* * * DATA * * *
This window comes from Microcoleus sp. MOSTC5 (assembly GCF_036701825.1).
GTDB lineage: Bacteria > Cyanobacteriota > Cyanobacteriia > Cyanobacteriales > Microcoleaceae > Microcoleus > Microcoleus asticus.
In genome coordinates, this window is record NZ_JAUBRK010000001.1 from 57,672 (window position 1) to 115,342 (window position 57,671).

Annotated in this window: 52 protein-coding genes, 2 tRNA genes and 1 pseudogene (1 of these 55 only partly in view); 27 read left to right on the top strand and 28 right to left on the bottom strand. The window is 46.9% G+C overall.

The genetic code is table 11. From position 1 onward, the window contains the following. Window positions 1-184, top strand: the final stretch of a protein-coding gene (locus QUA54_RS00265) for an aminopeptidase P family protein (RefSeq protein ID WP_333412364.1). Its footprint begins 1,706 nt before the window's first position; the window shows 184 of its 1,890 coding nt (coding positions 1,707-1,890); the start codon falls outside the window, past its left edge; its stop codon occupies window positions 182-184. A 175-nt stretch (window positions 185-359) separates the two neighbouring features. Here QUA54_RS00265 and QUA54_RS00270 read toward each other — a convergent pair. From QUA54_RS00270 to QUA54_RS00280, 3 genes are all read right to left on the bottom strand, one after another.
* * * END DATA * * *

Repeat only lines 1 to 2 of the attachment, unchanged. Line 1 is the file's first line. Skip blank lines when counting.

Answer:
This window comes from Microcoleus sp. MOSTC5 (assembly GCF_036701825.1).
GTDB lineage: Bacteria > Cyanobacteriota > Cyanobacteriia > Cyanobacteriales > Microcoleaceae > Microcoleus > Microcoleus asticus.